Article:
To the reader it's heartbreaking knowing how pure her love is, how unconditional, how desperately she yearns for him, and all the while he refuses. Even more sadly ironic, the young woman is an outcast in the tiny town. Jude is the only person outside her family who'll associate with her:

"I don't want to be from here because most of the people in this town think of me as a mold or a dangerous fungus that might infect their basements. I am the town's bad seed. I am their rotten heart.'

Another complication, the young woman's mind is unbalanced. She believes she's a mermaid, and that consummating her love for Jude would necessarily lead to his death, as it does in fairy tales. Yet her love is stronger than her fear. In a cruel twist of fate, her own father was lost at sea, her mother also holding vigil for a man she'll never see again, who cannot love her back despite her all-consuming passion:

"She doesn't have much interest in men because she is still in love with my father even though he has been gone for eleven years."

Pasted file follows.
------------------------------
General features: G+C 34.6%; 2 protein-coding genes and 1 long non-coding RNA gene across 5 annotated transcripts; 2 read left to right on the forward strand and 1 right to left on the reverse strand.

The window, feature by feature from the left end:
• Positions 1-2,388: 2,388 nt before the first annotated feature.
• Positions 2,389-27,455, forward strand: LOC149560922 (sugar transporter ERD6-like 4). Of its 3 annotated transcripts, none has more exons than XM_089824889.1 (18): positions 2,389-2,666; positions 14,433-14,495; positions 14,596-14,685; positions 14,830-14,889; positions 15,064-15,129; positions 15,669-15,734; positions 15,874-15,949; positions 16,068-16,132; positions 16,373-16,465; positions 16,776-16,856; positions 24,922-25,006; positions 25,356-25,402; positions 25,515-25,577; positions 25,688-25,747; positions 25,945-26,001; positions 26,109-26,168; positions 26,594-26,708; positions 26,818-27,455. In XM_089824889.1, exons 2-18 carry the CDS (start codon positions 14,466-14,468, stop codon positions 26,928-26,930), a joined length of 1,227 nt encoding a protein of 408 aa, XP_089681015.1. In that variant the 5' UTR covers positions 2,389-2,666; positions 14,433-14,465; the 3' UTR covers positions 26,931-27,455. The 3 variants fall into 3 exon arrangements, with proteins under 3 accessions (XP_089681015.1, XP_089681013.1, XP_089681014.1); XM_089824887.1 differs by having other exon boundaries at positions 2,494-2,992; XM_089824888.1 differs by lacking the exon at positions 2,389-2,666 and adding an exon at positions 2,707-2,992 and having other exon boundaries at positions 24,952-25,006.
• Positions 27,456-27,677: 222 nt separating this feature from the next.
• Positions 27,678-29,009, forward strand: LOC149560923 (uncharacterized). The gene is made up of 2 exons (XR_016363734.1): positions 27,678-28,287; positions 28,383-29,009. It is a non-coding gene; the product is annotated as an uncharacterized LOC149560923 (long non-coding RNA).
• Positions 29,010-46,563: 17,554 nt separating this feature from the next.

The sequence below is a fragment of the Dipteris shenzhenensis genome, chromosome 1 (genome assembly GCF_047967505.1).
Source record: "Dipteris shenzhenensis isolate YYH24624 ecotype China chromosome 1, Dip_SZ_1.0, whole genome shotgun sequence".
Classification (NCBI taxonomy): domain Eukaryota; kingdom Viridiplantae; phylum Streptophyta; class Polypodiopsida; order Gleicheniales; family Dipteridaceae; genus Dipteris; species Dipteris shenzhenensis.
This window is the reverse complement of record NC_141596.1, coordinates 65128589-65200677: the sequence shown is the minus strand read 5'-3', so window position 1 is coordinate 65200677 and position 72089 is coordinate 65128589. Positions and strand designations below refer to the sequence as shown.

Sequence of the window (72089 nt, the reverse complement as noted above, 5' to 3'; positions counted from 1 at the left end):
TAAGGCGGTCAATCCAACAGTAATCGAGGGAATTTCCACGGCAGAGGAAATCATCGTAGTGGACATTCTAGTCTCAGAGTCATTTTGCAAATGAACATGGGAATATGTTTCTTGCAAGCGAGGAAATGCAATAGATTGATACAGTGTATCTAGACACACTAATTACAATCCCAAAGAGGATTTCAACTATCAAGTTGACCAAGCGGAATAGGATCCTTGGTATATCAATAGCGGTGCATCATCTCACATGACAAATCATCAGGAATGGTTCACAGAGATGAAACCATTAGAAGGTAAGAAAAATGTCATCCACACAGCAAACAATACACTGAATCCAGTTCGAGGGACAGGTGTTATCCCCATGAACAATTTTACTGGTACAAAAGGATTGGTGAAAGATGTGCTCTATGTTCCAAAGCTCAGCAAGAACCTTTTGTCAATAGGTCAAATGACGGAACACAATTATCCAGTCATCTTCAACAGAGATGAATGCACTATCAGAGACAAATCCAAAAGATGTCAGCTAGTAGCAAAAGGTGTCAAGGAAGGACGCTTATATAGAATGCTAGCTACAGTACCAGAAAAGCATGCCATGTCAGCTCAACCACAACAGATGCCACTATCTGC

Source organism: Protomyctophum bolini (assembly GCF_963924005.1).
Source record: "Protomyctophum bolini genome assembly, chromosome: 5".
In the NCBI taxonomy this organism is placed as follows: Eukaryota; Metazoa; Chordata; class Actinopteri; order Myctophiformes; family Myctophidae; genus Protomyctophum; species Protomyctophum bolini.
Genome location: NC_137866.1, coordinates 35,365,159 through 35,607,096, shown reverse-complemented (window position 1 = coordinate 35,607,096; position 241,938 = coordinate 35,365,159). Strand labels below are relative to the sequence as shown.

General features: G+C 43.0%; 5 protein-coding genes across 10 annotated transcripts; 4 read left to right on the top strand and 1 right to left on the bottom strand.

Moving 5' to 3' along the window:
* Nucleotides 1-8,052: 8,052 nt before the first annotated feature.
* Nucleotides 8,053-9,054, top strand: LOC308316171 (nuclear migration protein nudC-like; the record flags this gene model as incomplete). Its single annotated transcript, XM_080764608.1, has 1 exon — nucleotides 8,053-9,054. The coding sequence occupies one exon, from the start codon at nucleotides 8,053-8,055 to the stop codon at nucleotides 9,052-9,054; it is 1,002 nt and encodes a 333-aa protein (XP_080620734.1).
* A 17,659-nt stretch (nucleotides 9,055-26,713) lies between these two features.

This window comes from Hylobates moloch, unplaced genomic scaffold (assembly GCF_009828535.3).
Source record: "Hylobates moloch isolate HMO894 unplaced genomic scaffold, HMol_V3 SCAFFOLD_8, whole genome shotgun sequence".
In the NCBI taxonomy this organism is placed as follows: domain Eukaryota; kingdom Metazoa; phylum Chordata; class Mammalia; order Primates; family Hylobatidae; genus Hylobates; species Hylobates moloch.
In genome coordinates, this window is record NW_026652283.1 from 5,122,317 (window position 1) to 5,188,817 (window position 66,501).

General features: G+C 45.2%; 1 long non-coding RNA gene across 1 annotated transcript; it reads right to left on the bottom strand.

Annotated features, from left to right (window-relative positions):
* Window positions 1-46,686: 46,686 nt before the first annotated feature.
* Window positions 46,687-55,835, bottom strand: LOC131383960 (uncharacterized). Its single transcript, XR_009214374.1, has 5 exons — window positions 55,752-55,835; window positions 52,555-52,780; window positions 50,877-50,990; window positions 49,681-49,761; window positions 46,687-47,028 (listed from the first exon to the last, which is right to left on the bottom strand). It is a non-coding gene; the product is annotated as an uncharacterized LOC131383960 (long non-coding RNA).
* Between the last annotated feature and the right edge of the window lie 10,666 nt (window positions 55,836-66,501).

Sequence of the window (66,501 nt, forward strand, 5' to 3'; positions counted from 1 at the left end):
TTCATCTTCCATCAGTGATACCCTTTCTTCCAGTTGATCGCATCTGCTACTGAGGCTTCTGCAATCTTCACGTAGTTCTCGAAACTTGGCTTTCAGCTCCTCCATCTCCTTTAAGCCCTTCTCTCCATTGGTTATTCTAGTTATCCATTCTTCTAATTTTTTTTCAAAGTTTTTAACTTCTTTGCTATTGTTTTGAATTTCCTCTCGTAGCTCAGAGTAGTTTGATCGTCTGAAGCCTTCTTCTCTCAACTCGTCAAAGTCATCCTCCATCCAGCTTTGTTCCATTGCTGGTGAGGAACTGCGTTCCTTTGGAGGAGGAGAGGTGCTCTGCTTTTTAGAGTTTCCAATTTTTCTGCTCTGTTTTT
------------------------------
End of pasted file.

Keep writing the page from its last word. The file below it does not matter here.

The two women are very alike, and, as often happens when two people are too much alike, this has a big impact on their relationship. Each sees the other as living for a dream that can never be realized, forgetting the same is true of herself. Each loves the other, but there is a wedge driven between them. It's an uneasy love, though one it seems impossible to break. Each inadvertantly hurts the other, and the mother isn't the only one who desperately misses the young woman's father:

"These are the parts of him I find impossible to cut myself loose from. They are beautiful qualities. But beauty is heavy, and though I'm young I am getting tired from carrying around the bits and shreds of my father's beauty."

Pain is everywhere in this novel. And while it may sound as though this book is too sad to bear, at the same time it's too beautiful for words. Nothing I can say about it does it justice; my comments are but a pale reflection of the original. The ending I found shocking. I've read some books that have blindsided me, but that isn't the norm. Once I finished I realized it had come full circle, the ending expanding on the otherwise puzzling beginning, making sense only in retrospect. Even then, it's a strange ending, one impossible to guess.